Ebrahim Raisi was selected to that position on June 18 following by Supreme Leader Ali Khamenei, the ultimate authority in the regime. But the vast majority of the population boycotted the sham election in protest over Raisi’s more than 30-year history of severe human rights abuses. In the summer of 1988, he became a major figure in the Tehran “death commission” that oversaw a massacre of approximately 30,000 political prisoners. In late 2019 and early 2020, as judiciary chief, Raisi also played a leading role in a crackdown on nationwide protests, which saw 1,500 individuals killed in a matter of days and thousands of others tortured over a period of months.
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Raisi’s time as the nation’s top law enforcement official also saw the beginning of the broader trends which are continuing with the current surge of executions. As well as implementing death sentences more quickly than in the preceding years, Raisi’s judiciary broadened the application of capital sentences, effectively reversing earlier reforms to the country’s sentencing guidelines for non-violent drug crimes and issuing the first death sentence in years for someone accused only of consuming alcohol.
Of course, in light of Raisi’s legacy of human rights violations, the greatest concerns surrounding his promotion are related to the suppression of dissent and the violent punishment of persons affiliated with opposition groups like the People’s Mojahedin Organization of Iran. That organization was the prime target of the 1988 massacre, having been directly named in the fatwa which the regime’s founder Ruhollah Khomeini used to set the stage for the killings.
Reflecting on his role in the 1988 massacre in recent years, Raisi has openly defended Khomeini’s declaration that the systematic execution of PMOI members is part of “God’s command.” Such statements demonstrate Raisi’s obvious expectation of impunity in such matters, while his appointment as president demonstrates a similar expectation on the part of Khamenei and the regime as a whole. In fact, Amnesty International condemned this very thing in a statement issued the day after Raisi’s election.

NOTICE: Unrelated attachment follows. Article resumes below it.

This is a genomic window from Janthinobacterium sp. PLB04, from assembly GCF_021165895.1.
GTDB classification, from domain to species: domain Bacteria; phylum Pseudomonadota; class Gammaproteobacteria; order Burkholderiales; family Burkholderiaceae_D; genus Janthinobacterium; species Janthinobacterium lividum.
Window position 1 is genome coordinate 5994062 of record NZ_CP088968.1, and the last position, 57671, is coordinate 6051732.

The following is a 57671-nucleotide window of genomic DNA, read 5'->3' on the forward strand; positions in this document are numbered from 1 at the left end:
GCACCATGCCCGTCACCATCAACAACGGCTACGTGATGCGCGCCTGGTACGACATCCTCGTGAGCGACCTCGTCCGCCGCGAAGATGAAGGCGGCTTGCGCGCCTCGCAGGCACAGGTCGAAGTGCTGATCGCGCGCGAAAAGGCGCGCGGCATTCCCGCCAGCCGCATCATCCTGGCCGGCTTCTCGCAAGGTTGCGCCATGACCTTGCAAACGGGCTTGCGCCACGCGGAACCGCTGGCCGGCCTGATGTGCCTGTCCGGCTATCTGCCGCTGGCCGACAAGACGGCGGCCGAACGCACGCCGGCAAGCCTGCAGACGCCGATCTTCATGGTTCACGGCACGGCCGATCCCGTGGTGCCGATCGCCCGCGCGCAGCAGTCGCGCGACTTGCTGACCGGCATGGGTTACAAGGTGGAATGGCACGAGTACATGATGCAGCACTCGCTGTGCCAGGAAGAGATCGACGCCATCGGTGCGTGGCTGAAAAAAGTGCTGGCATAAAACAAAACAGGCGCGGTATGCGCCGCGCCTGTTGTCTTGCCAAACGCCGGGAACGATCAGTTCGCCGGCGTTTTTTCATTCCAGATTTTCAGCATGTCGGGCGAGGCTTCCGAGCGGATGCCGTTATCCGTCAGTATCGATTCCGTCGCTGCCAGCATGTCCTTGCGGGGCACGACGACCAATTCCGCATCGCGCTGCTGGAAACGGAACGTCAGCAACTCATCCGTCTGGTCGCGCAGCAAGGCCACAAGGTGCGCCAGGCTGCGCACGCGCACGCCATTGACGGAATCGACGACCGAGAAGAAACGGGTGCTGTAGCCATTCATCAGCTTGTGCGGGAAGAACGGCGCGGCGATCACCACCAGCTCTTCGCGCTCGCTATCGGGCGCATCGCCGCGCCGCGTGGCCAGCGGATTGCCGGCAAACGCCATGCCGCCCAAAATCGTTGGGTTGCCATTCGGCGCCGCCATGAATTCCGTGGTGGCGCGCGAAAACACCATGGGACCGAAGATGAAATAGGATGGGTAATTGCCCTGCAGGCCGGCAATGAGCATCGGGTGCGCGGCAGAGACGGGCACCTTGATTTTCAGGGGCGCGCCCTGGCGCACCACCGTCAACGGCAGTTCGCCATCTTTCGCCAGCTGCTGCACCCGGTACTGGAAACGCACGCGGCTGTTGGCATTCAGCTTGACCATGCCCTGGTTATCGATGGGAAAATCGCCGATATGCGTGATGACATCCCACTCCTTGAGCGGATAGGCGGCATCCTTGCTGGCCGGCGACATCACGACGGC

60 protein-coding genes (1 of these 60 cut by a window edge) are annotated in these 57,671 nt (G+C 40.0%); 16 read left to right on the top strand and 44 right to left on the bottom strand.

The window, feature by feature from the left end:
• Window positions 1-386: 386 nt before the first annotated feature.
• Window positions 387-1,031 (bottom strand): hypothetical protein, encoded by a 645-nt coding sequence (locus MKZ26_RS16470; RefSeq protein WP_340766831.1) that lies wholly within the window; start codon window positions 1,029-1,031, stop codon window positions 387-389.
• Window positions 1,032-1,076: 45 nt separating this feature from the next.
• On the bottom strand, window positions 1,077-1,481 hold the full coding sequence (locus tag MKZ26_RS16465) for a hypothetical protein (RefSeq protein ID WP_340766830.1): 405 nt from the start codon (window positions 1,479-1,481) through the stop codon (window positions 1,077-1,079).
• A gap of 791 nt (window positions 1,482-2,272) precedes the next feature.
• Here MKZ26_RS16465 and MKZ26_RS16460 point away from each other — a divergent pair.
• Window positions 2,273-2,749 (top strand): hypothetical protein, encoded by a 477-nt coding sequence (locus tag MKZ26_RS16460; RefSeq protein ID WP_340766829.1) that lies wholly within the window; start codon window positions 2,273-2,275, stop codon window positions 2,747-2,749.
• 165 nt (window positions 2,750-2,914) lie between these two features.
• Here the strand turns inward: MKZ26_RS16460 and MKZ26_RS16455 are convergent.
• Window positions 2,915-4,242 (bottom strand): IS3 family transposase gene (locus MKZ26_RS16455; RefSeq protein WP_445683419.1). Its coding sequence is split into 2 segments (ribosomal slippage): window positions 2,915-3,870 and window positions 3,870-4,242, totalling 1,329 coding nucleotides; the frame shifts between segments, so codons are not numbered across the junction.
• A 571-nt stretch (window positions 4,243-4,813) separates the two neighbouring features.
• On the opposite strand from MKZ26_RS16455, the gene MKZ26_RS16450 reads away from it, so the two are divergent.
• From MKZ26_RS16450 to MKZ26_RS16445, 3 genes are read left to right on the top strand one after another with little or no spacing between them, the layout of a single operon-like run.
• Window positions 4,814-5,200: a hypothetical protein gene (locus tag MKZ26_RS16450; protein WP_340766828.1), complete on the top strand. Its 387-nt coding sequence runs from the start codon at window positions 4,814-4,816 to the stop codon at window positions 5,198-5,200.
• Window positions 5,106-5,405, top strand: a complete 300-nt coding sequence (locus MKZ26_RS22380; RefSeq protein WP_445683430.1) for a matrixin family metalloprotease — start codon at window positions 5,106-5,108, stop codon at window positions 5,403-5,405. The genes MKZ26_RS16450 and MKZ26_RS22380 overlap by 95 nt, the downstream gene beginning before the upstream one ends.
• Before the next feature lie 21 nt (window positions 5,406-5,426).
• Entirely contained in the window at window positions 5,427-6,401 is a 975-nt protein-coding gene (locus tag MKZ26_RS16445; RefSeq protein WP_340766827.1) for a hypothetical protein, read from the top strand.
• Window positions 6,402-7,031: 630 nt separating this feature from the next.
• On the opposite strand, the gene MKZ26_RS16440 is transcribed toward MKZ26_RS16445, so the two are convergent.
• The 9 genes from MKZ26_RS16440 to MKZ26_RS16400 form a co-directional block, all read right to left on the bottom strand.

The human rights organization’s Secretary-General Agnès Callamard wrote: “That Ebrahim Raisi has risen to the presidency instead of being investigated for the crimes against humanity of murder, enforced disappearance, and torture is a grim reminder that impunity reigns supreme in Iran.”
Last week, that impunity was arguably reinforced by the European Union when it sent a leading foreign policy official to attend Raisi’s inauguration, thereby handing him undue legitimacy and downplaying his culpability for crimes against humanity.
As the National Council of Resistance of Iran recently stated: “It is time to refer the mullahs’ appalling human rights record of four decades of crime against humanity to the UN Security Council for the adoption of concrete and punitive measures.”